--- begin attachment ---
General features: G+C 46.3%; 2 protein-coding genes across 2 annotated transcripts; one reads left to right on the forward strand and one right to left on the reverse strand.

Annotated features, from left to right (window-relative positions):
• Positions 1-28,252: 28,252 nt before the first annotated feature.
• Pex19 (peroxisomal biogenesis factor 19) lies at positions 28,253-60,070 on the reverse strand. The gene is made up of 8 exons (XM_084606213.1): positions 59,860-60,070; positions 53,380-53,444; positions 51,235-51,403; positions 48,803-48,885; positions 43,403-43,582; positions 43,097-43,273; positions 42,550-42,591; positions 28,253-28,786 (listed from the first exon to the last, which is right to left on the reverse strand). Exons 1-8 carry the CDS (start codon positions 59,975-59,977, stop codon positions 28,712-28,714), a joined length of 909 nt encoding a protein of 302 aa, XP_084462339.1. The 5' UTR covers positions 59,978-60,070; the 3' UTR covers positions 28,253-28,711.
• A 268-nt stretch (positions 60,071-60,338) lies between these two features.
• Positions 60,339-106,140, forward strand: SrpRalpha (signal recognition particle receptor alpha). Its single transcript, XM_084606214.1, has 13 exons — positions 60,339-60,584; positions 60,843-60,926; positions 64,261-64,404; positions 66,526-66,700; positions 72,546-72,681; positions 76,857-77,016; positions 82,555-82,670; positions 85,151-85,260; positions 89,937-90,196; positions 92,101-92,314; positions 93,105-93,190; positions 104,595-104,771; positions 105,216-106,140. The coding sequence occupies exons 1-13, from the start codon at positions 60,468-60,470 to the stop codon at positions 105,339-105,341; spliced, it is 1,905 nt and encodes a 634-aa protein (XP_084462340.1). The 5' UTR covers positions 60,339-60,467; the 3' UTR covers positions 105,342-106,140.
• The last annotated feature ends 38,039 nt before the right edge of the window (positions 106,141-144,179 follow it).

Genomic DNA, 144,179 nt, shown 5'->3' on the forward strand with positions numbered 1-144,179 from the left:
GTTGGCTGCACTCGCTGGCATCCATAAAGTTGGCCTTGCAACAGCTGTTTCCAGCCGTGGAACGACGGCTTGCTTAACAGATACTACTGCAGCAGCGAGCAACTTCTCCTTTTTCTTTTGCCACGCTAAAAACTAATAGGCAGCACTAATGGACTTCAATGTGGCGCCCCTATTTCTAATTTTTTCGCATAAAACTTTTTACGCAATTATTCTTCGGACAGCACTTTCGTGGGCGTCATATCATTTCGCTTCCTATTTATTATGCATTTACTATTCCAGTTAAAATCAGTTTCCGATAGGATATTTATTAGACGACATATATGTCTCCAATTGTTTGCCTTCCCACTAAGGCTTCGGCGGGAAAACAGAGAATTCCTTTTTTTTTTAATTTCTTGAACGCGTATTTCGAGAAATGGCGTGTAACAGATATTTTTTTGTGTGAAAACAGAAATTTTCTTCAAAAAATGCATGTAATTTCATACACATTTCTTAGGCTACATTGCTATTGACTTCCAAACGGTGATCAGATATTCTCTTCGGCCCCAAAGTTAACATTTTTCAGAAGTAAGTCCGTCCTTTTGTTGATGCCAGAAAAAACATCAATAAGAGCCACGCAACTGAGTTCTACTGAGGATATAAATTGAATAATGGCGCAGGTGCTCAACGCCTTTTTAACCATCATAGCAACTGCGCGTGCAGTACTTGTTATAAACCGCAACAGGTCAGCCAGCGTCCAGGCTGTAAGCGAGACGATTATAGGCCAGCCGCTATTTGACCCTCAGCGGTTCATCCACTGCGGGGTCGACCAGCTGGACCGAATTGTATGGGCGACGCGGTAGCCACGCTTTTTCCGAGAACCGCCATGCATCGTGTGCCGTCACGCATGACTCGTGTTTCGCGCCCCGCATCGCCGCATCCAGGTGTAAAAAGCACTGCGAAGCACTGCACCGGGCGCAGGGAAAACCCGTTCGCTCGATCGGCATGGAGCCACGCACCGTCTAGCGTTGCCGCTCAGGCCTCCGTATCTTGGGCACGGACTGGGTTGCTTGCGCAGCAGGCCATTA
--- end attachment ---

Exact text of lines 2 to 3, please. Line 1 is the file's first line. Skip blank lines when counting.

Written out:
Annotated features, from left to right (window-relative positions):
• Positions 1-28,252: 28,252 nt before the first annotated feature.